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Hoffmann, R. A wiki for the life sciences where authorship matters. Nature Genetics (2008)

Preventing acute rejection, Epstein-Barr virus infection, and posttransplant lymphoproliferative disorders after kidney transplantation: use of aciclovir and mycophenolate mofetil in a steroid-free immunosuppressive protocol.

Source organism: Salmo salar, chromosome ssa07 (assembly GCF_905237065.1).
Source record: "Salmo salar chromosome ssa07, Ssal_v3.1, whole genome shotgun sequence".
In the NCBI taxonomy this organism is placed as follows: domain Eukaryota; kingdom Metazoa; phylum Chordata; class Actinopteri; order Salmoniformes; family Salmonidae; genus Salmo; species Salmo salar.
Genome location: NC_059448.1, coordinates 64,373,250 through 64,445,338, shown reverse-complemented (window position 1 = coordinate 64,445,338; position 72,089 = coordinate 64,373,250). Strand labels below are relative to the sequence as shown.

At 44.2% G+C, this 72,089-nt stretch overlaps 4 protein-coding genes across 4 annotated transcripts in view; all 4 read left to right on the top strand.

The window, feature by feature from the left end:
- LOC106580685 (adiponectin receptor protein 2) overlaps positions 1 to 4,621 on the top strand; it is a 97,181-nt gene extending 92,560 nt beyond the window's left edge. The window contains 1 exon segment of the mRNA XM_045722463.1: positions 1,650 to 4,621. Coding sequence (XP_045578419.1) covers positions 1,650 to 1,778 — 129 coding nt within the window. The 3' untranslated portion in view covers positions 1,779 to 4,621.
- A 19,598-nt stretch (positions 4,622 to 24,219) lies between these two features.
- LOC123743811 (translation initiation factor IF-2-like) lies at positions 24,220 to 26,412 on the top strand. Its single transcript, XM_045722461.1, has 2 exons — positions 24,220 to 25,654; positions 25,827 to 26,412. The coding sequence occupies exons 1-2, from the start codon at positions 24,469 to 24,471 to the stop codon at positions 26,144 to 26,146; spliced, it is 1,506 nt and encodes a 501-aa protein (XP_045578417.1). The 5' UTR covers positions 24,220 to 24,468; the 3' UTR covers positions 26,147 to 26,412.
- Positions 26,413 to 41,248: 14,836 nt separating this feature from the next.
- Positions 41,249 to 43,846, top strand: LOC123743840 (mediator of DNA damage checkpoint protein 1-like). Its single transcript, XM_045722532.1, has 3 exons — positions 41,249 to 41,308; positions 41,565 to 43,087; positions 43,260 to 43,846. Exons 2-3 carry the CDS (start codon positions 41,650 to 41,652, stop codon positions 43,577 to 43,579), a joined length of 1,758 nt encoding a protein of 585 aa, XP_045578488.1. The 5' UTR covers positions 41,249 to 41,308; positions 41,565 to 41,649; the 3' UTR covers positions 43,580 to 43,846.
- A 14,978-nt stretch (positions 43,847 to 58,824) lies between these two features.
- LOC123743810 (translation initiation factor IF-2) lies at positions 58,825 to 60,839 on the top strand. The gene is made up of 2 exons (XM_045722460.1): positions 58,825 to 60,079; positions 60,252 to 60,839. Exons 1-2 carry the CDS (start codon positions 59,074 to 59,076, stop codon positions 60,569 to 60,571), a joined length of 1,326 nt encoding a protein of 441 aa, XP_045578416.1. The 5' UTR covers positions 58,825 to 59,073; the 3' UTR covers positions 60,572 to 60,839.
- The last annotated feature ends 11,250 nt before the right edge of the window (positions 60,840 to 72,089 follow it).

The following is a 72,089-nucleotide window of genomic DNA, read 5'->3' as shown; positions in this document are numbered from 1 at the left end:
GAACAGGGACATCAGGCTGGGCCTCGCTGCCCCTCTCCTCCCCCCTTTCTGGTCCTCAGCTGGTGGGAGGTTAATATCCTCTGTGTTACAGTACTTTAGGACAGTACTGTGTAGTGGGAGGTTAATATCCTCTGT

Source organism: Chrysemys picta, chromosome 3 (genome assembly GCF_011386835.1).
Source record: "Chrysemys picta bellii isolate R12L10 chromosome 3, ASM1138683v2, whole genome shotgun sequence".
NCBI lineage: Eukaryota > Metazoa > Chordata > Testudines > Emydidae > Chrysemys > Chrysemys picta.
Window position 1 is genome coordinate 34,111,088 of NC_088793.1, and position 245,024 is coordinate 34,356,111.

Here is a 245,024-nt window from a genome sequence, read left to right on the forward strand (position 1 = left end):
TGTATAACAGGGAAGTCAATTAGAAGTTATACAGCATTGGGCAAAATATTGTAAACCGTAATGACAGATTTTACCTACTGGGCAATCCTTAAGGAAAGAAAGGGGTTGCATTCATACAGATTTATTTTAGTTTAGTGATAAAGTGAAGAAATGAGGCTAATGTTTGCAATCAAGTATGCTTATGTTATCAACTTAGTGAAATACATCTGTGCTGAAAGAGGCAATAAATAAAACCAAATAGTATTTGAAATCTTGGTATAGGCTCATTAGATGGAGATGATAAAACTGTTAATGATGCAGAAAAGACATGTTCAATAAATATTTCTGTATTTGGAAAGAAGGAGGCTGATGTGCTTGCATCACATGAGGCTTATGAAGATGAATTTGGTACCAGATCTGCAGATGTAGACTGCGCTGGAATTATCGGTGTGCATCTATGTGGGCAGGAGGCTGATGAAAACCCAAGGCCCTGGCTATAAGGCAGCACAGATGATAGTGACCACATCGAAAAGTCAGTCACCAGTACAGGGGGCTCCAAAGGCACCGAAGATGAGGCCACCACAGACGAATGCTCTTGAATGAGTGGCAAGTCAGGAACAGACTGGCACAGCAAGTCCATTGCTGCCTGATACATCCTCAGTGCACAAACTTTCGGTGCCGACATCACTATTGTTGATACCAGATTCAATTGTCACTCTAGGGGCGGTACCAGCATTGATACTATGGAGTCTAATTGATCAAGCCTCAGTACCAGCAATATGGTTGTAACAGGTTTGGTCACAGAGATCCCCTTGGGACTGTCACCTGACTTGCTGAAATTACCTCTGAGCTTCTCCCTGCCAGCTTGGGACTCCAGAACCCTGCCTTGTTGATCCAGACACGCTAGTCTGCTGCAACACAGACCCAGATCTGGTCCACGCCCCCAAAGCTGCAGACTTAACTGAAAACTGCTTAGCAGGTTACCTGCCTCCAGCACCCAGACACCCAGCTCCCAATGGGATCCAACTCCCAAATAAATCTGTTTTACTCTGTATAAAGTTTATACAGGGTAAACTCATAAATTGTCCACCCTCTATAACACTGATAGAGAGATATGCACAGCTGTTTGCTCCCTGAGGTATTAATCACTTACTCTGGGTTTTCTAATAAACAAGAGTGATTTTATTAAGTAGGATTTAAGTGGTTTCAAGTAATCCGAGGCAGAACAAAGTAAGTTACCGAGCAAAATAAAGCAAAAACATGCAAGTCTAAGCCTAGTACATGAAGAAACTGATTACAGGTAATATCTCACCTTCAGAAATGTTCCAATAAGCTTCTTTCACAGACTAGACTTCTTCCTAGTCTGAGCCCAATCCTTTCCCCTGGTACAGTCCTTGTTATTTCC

BACKGROUND: A widely held view is that any increase in the potency of an immunosuppressive agent will lead to an increase in infection and malignancy, such as life-threatening Epstein-Barr virus (EBV) induced posttransplant lymphoproliferative disorders (PTLD). We tested this paradigm by studying the effect of adding mofetil to a steroid-free protocol under cover of high-dose aciclovir prophylaxis on the number of acute rejections, EBV infections and PTLDs after kidney transplantation. METHODS: EBV serology was performed in 267 consecutive renal transplantations (1990-1997). All were treated with cyclosporine with an initial 10-day antilymphocyte globulin course, supplemented from September 1995 with MMF. In 208 consecutive transplantations after June 1992 aciclovir 3200 mg/day was given for 3 months posttransplantation. RESULTS: After an observation period of up to 7 years we found that: (1) primary or reactivated EBV infection (PREBV) was correlated to acute rejection (treated with OKT3; P<0.00005) and to the incidence of PTLD (P=0.03; P=0.01, if Hodgkin's disease is included); (2) aciclovir protected against PREBV (P<0.00005) and (3) adding mofetil to the immunosuppressive protocol reduced PREBV further (P=0.0001), (4) in 78 transplantations treated with cyclosporine/antilymphocyte globulin/mofetil we observed only 10 acute rejections (P=0.0001), 10 PREBVs (P<0.00005), and no PTLDs compared with the cyclosporine/antilymphocyte globulin group (P=0.04). CONCLUSIONS: Supplemental immunosuppression with mofetil protects against acute rejection. In combination with aciclovir, there is also a reduction in the number of PREBVs, apparently as a result of both direct viral prophylaxis and better rejection control, and in the incidence of EBV-induced PTLD.[1]


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